Friday, May 29, 2009

Cynocephalus omnivorus (redux)

Armored colugo broods are fairly large, and a mother with few resources will prioritize feeding her more robust children. Neglected or underfed babies will experience stress-bred metabolic alterations, leading to increased aggressive behavior. If the mother then provides adequate attention to such infants, they will revert to normal — but in cases where she is unable or unwilling to do so, they will attain the full-blown gregarious traits and depart the family unit.

Visitors to Sulepawak are advised to avoid gregarious armored colugos at all costs. Though quite rare, they are easy to identify: Their fur is silver to snow white, their scutes burnt orange, their gums and tongues dark purple. They are no longer purely nocturnal, but sleep erratically. They spend little time on high branches, and usually climb only for the purpose of gliding downward and rolling along the ground: their preferred method of travel. They stay together in groups and behave with extreme hostility to anything alive that is not one of them. Their bites are usually very painful and for hygienic purposes alone should receive immediate medical treatment.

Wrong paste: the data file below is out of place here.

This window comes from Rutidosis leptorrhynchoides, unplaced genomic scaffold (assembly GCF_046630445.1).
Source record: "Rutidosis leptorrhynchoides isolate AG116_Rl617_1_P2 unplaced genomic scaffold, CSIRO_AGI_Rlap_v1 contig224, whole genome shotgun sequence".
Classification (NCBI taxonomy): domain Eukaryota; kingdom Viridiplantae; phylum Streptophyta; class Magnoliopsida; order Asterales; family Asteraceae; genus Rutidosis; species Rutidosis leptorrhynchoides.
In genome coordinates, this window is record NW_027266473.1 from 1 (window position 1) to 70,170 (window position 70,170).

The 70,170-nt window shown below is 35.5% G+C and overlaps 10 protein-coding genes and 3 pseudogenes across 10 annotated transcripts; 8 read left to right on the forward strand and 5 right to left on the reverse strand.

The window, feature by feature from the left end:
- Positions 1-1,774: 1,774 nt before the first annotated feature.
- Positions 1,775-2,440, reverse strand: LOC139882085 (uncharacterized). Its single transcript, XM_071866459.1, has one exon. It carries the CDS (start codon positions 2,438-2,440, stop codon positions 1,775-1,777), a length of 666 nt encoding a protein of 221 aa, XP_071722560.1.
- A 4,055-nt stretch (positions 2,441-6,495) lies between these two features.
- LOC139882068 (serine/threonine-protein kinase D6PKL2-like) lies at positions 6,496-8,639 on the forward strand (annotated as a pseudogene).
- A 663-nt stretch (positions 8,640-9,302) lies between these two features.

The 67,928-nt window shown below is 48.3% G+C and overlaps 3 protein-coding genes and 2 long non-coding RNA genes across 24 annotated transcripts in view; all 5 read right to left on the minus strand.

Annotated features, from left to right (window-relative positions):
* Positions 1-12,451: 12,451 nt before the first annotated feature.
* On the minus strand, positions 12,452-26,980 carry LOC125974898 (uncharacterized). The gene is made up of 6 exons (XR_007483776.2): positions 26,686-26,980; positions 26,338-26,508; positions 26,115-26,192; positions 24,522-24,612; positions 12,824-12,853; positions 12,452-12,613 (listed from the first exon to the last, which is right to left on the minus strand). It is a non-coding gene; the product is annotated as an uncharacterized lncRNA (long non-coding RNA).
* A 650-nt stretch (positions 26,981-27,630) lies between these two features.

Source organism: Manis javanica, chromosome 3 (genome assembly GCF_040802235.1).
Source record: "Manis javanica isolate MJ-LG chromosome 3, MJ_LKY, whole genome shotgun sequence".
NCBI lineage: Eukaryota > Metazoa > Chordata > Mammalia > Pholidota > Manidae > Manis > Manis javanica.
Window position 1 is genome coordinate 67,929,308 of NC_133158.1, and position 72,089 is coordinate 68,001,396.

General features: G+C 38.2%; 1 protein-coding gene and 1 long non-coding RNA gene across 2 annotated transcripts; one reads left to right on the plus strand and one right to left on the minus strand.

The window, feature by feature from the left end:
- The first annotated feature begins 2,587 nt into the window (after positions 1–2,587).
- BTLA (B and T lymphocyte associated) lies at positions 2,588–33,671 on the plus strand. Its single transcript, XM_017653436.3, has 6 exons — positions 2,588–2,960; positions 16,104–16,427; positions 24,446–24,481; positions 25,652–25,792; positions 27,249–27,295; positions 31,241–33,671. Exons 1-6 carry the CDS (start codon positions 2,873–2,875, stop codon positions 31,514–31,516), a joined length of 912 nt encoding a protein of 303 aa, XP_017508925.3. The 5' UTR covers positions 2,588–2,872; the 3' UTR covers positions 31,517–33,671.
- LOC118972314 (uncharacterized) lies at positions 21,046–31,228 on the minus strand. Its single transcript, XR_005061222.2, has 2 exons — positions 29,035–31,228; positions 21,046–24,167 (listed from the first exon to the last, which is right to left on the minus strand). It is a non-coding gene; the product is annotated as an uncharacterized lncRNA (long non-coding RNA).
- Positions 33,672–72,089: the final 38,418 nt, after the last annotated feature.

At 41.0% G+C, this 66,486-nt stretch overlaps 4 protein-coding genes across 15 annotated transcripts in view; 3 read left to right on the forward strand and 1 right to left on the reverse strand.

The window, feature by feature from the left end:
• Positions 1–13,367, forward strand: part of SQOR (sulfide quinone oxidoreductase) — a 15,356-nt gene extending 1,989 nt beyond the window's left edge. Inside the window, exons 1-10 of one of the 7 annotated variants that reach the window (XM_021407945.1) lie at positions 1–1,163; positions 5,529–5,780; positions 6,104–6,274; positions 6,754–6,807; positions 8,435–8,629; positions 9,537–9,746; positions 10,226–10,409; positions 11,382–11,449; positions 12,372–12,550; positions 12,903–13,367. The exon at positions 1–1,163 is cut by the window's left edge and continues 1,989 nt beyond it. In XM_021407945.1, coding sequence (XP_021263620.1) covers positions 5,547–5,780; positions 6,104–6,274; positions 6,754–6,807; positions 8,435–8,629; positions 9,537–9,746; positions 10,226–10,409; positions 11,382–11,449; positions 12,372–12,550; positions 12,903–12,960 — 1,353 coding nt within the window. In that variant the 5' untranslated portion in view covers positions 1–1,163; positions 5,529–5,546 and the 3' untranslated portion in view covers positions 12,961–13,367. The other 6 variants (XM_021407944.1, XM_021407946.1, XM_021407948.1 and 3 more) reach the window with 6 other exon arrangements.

From: H. Viveam Constanelle, Known Wildlife of Sulepawak: A Field Guide, Mandaroeb & Sons, 1955: p. 206.